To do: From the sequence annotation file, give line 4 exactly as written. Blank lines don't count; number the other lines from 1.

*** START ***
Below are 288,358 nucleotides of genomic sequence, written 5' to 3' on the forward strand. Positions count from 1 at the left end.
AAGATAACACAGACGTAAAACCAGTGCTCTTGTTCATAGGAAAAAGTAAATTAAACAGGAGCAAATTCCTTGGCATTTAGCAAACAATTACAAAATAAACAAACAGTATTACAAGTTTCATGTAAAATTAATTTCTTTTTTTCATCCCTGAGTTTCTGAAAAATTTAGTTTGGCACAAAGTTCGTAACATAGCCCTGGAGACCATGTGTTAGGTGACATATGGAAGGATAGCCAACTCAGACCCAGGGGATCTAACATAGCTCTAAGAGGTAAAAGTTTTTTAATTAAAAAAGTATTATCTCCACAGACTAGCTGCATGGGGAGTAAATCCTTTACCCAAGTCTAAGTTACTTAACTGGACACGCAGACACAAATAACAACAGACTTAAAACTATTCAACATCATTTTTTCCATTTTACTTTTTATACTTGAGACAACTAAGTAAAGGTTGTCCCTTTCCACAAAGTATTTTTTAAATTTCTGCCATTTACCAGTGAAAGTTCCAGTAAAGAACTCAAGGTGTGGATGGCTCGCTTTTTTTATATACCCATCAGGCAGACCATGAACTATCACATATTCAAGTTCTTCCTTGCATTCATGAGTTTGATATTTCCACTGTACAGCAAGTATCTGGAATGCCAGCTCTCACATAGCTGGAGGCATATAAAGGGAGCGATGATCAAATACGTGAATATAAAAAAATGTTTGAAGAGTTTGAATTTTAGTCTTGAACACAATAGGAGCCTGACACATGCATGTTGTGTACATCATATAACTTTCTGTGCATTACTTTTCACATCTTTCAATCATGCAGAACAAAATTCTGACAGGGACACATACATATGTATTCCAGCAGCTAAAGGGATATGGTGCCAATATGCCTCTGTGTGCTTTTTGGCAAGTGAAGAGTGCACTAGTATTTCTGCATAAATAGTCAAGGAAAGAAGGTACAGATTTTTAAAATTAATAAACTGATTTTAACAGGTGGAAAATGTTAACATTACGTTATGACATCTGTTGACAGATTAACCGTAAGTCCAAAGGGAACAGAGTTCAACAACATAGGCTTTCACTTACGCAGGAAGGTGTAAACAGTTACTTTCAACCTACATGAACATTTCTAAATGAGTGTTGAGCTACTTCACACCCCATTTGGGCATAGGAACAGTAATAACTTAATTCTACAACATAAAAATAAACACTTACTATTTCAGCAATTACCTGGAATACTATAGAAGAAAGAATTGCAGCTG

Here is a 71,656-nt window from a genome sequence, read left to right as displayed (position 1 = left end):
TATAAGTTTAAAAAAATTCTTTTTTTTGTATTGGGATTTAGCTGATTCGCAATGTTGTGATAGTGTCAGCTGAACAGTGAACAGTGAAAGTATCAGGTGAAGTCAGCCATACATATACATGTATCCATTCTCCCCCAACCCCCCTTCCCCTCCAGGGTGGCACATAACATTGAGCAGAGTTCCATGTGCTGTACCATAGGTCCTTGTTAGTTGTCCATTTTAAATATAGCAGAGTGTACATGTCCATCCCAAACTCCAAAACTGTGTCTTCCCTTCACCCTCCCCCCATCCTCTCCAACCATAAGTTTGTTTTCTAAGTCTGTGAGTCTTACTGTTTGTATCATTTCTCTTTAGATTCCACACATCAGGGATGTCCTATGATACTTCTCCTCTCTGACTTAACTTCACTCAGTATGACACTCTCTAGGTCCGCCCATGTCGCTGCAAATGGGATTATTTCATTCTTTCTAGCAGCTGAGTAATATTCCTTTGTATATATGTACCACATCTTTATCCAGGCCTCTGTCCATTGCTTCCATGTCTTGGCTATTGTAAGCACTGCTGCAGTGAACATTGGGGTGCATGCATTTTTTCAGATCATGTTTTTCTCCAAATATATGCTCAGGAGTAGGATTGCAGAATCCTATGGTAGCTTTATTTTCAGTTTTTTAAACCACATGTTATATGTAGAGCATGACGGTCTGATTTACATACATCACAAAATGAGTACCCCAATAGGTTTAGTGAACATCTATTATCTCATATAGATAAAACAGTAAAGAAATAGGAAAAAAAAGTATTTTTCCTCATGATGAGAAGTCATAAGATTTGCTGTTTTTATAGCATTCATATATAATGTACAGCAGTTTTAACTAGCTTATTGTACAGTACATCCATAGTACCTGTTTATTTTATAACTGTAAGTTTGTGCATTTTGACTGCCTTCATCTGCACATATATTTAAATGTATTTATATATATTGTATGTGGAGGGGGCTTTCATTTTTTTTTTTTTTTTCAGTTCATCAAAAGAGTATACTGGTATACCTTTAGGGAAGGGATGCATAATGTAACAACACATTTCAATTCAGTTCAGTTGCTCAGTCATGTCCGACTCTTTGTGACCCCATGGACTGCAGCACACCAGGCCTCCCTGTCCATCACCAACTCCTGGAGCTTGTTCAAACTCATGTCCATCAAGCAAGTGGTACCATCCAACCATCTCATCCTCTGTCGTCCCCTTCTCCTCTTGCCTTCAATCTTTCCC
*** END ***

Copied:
TATAAGTTTAAAAAAATTCTTTTTTTTGTATTGGGATTTAGCTGATTCGCAATGTTGTGATAGTGTCAGCTGAACAGTGAACAGTGAAAGTATCAGGTGAAGTCAGCCATACATATACATGTATCCATTCTCCCCCAACCCCCCTTCCCCTCCAGGGTGGCACATAACATTGAGCAGAGTTCCATGTGCTGTACCATAGGTCCTTGTTAGTTGTCCATTTTAAATATAGCAGAGTGTACATGTCCATCCCAAACTCCAAAACTGTGTCTTCCCTTCACCCTCCCCCCATCCTCTCCAACCATAAGTTTGTTTTCTAAGTCTGTGAGTCTTACTGTTTGTATCATTTCTCTTTAGATTCCACACATCAGGGATGTCCTATGATACTTCTCCTCTCTGACTTAACTTCACTCAGTATGACACTCTCTAGGTCCGCCCATGTCGCTGCAAATGGGATTATTTCATTCTTTCTAGCAGCTGAGTAATATTCCTTTGTATATATGTACCACATCTTTATCCAGGCCTCTGTCCATTGCTTCCATGTCTTGGCTATTGTAAGCACTGCTGCAGTGAACATTGGGGTGCATGCATTTTTTCAGATCATGTTTTTCTCCAAATATATGCTCAGGAGTAGGATTGCAGAATCCTATGGTAGCTTTATTTTCAGTTTTTTAAACCACATGTTATATGTAGAGCATGACGGTCTGATTTACATACATCACAAAATGAGTACCCCAATAGGTTTAGTGAACATCTATTATCTCATATAGATAAAACAGTAAAGAAATAGGAAAAAAAAGTATTTTTCCTCATGATGAGAAGTCATAAGATTTGCTGTTTTTATAGCATTCATATATAATGTACAGCAGTTTTAACTAGCTTATTGTACAGTACATCCATAGTACCTGTTTATTTTATAACTGTAAGTTTGTGCATTTTGACTGCCTTCATCTGCACATATATTTAAATGTATTTATATATATTGTATGTGGAGGGGGCTTTCATTTTTTTTTTTTTTTTCAGTTCATCAAAAGAGTATACTGGTATACCTTTAGGGAAGGGATGCATAATGTAACAACACATTTCAATTCAGTTCAGTTGCTCAGTCATGTCCGACTCTTTGTGACCCCATGGACTGCAGCACACCAGGCCTCCCTGTCCATCACCAACTCCTGGAGCTTGTTCAAACTCATGTCCATCAAGCAAGTGGTACCATCCAACCATCTCATCCTCTGTCGTCCCCTTCTCCTCTTGCCTTCAATCTTTCCC